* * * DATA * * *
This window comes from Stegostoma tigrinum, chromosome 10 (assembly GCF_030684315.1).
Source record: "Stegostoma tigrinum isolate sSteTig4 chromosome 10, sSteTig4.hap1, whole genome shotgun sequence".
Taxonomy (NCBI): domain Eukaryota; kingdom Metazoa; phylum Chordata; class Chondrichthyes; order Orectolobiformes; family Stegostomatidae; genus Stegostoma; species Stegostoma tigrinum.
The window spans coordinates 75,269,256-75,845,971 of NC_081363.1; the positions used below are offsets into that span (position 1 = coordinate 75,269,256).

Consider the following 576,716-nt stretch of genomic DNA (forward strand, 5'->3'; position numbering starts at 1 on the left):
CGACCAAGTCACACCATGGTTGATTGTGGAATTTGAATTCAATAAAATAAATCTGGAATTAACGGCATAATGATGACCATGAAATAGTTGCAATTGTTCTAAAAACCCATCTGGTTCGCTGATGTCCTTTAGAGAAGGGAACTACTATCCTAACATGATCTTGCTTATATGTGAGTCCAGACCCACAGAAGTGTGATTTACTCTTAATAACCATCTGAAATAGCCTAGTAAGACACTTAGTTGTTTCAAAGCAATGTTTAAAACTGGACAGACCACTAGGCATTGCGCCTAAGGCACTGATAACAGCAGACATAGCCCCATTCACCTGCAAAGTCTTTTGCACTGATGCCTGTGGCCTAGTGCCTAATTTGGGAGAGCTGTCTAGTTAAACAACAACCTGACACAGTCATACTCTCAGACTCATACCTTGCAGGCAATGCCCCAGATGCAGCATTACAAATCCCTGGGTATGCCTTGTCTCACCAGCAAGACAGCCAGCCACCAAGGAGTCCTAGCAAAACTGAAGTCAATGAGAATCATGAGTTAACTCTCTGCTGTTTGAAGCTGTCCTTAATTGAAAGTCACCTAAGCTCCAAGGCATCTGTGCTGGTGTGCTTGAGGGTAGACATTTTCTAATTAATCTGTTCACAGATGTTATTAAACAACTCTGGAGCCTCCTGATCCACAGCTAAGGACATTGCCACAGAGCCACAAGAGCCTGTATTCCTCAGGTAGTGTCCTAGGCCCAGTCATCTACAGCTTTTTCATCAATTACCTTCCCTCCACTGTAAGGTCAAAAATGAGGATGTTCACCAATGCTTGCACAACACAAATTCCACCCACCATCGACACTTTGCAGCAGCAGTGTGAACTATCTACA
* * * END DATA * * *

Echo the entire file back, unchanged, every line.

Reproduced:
This window comes from Stegostoma tigrinum, chromosome 10 (assembly GCF_030684315.1).
Source record: "Stegostoma tigrinum isolate sSteTig4 chromosome 10, sSteTig4.hap1, whole genome shotgun sequence".
Taxonomy (NCBI): domain Eukaryota; kingdom Metazoa; phylum Chordata; class Chondrichthyes; order Orectolobiformes; family Stegostomatidae; genus Stegostoma; species Stegostoma tigrinum.
The window spans coordinates 75,269,256-75,845,971 of NC_081363.1; the positions used below are offsets into that span (position 1 = coordinate 75,269,256).

Consider the following 576,716-nt stretch of genomic DNA (forward strand, 5'->3'; position numbering starts at 1 on the left):
CGACCAAGTCACACCATGGTTGATTGTGGAATTTGAATTCAATAAAATAAATCTGGAATTAACGGCATAATGATGACCATGAAATAGTTGCAATTGTTCTAAAAACCCATCTGGTTCGCTGATGTCCTTTAGAGAAGGGAACTACTATCCTAACATGATCTTGCTTATATGTGAGTCCAGACCCACAGAAGTGTGATTTACTCTTAATAACCATCTGAAATAGCCTAGTAAGACACTTAGTTGTTTCAAAGCAATGTTTAAAACTGGACAGACCACTAGGCATTGCGCCTAAGGCACTGATAACAGCAGACATAGCCCCATTCACCTGCAAAGTCTTTTGCACTGATGCCTGTGGCCTAGTGCCTAATTTGGGAGAGCTGTCTAGTTAAACAACAACCTGACACAGTCATACTCTCAGACTCATACCTTGCAGGCAATGCCCCAGATGCAGCATTACAAATCCCTGGGTATGCCTTGTCTCACCAGCAAGACAGCCAGCCACCAAGGAGTCCTAGCAAAACTGAAGTCAATGAGAATCATGAGTTAACTCTCTGCTGTTTGAAGCTGTCCTTAATTGAAAGTCACCTAAGCTCCAAGGCATCTGTGCTGGTGTGCTTGAGGGTAGACATTTTCTAATTAATCTGTTCACAGATGTTATTAAACAACTCTGGAGCCTCCTGATCCACAGCTAAGGACATTGCCACAGAGCCACAAGAGCCTGTATTCCTCAGGTAGTGTCCTAGGCCCAGTCATCTACAGCTTTTTCATCAATTACCTTCCCTCCACTGTAAGGTCAAAAATGAGGATGTTCACCAATGCTTGCACAACACAAATTCCACCCACCATCGACACTTTGCAGCAGCAGTGTGAACTATCTACA